Southern Md. man wins National Duck Stamp competition

By John Kelly
Washington Post Staff Writer
Wednesday, October 28, 2009

For 27 years Robert Bealle, a farmer, fish taxidermist and wildlife artist who lives in Southern Maryland, has been trying to win the Federal Duck Stamp Art Contest, the only art competition sponsored by the U.S. government. And for 27 years, he has been losing.

"I've been in the finals with a redhead [duck]," Bealle said last week at his farm outside Waldorf. "I've been in the finals with a black duck. I've been in the finals with a ring-necked duck. I've been in the finals with flying geese. I've been in the finals with canvasbacks. I've done everything under the sun."

But everything under the sun was never good enough. Bealle, a soft-spoken, bearded 57-year-old who divides his time between painting and sowing oats and hay on his family's 90-acre farm, was starting to wonder whether he would ever win what's been described as the Super Bowl of wildlife painting. Every year, one special bird is selected to grace 3.1 million duck stamps. The stamps aren't used to mail letters or packages but are bought by waterfowl hunters, collectors and conservationists.

The prize is modest: a framed pane of 20 duck stamps signed by Interior Secretary Ken Salazar. But being crowned king of the ducks vaults the winner to the front ranks of American wildlife artists, men and women who obsessively observe waterfowl in order to paint near-photographic likenesses of them.

Bealle is considered by many to have been the best freshwater fish taxidermist in Maryland, a process that involves gutting a fish, removing its innards, steeping the skin in Borax, then coating the inside of the fish with a plaster solution and shaping the skin into a lifelike pose. Bealle's final step was re-creating the distinct colors and patterns on the fish with a paintbrush.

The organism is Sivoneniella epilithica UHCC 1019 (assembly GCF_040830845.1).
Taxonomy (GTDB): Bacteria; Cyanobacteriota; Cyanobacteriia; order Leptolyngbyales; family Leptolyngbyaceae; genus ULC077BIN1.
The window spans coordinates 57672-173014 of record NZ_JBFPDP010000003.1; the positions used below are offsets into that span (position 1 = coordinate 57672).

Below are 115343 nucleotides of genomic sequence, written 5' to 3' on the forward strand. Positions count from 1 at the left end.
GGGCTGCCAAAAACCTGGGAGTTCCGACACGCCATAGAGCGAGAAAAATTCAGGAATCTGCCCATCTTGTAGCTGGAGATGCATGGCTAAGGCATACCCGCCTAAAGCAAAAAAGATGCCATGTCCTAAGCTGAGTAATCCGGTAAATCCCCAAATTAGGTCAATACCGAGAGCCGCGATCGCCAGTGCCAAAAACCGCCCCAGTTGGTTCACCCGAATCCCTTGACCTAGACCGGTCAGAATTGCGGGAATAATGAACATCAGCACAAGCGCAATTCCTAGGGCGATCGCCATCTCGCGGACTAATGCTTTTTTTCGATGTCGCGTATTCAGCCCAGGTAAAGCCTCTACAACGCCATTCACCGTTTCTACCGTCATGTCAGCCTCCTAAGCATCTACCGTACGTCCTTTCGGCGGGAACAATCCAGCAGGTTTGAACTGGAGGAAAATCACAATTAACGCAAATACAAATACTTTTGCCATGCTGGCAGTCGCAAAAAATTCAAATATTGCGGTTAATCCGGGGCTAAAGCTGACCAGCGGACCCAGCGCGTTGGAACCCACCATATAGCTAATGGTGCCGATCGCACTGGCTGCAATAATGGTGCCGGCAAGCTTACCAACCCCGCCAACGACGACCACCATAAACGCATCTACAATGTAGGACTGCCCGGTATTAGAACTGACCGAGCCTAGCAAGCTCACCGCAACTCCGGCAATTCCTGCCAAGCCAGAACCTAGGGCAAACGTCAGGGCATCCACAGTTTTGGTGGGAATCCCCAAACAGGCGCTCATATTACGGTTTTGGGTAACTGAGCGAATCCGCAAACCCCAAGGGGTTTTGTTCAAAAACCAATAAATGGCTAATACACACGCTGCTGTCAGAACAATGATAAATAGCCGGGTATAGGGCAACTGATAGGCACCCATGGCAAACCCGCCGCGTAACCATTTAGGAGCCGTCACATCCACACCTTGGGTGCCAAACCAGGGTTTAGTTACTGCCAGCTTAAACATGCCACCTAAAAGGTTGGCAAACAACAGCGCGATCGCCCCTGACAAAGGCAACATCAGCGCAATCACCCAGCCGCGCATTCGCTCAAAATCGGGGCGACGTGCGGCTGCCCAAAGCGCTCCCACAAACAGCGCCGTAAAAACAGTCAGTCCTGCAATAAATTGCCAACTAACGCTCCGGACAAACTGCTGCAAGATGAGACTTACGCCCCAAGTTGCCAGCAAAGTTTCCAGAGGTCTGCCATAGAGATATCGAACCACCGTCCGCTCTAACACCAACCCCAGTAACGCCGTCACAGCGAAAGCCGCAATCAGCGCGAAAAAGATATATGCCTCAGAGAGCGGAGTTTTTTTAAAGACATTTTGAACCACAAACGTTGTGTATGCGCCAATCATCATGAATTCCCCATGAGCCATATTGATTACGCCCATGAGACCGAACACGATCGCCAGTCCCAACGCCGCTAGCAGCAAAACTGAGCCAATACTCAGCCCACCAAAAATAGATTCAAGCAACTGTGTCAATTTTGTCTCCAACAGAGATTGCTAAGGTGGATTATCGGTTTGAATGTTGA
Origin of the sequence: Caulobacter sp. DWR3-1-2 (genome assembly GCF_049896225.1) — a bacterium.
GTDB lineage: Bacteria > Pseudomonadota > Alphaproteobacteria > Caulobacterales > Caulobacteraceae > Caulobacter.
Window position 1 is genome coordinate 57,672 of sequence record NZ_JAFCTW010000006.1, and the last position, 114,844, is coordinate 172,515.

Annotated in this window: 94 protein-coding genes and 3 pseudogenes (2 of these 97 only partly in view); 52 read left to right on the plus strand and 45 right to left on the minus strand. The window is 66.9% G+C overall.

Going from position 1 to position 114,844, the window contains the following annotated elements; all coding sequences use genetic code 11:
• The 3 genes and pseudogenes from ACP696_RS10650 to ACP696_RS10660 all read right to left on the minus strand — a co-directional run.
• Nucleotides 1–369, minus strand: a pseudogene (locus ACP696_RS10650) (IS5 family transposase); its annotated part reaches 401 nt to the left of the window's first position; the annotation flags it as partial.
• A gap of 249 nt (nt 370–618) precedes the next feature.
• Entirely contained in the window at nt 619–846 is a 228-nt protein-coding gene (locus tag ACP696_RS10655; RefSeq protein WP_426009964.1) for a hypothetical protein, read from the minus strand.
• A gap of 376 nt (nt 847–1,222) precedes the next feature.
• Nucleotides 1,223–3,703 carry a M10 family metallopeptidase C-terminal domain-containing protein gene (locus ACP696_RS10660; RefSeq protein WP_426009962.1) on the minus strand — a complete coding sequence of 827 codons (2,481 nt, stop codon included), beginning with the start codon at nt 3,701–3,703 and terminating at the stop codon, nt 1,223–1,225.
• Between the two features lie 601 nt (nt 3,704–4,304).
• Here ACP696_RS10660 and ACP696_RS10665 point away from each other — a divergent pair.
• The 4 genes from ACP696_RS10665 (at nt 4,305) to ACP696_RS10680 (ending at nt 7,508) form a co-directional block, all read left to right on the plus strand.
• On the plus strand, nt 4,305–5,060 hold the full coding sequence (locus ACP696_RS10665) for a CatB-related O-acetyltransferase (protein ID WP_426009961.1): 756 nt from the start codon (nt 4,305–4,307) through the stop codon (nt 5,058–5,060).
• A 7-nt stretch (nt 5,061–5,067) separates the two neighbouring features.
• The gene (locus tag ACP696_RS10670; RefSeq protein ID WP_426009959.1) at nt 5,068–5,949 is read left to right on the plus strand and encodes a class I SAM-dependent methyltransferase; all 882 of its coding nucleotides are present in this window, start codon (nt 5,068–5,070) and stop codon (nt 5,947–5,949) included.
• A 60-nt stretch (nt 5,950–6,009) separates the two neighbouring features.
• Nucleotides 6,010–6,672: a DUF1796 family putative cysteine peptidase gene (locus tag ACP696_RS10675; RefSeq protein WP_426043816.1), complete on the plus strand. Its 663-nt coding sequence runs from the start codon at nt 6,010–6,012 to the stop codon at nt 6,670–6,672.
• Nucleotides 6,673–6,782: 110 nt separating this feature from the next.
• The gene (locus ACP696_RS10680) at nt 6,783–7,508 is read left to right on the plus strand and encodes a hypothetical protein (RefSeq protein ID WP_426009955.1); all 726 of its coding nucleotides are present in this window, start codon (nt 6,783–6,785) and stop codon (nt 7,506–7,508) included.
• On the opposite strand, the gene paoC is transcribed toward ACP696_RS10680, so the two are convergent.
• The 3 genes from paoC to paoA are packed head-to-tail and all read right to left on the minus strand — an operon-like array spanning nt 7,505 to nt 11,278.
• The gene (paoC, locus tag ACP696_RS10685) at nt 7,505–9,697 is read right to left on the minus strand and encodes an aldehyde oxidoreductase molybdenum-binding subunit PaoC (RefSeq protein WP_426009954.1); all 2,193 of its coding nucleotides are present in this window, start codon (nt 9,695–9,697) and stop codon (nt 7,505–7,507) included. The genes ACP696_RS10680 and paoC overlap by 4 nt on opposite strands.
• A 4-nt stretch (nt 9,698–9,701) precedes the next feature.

At the height of his business, Bealle's freezer was full of customers' trophy catches, so many that at one time he had an 18-month backlog of orders. Then, after 12 years, he stopped stuffing fish.

"I got bored with it," Bealle explained. "Ninety-nine percent of people, this is what they wanted." He gestured toward a largemouth bass on his dining room table, its mouth open, its body flexed. Such a simple pose wasn't much of a challenge for him.

He turned to wildlife painting, capturing in oil the animals he'd encounter when working his farm or sitting in a duck blind or tree stand: wild turkeys, geese, foxes, ducks.

Lots and lots of ducks.

A duck hunter since the age of 9, Bealle was familiar with what is officially called the U.S. Migratory Bird Hunting and Conservation Stamp. Every duck hunter in the country must purchase one of the $15 stamps. They're also collected by philatelists and birders. Since its inception in 1934, the program has raised more than $750 million to purchase and protect 6 million acres of wildlife habitat.

Bealle first entered the competition in 1982. In 1983, he came in second. Since then, he's reached the finals more times than he can remember. His designs have graced the Maryland Duck Stamp, a separate contest, three times.

"When you keep coming that close, you can't give up on it," Bealle said. "It was always 'maybe this year.' "


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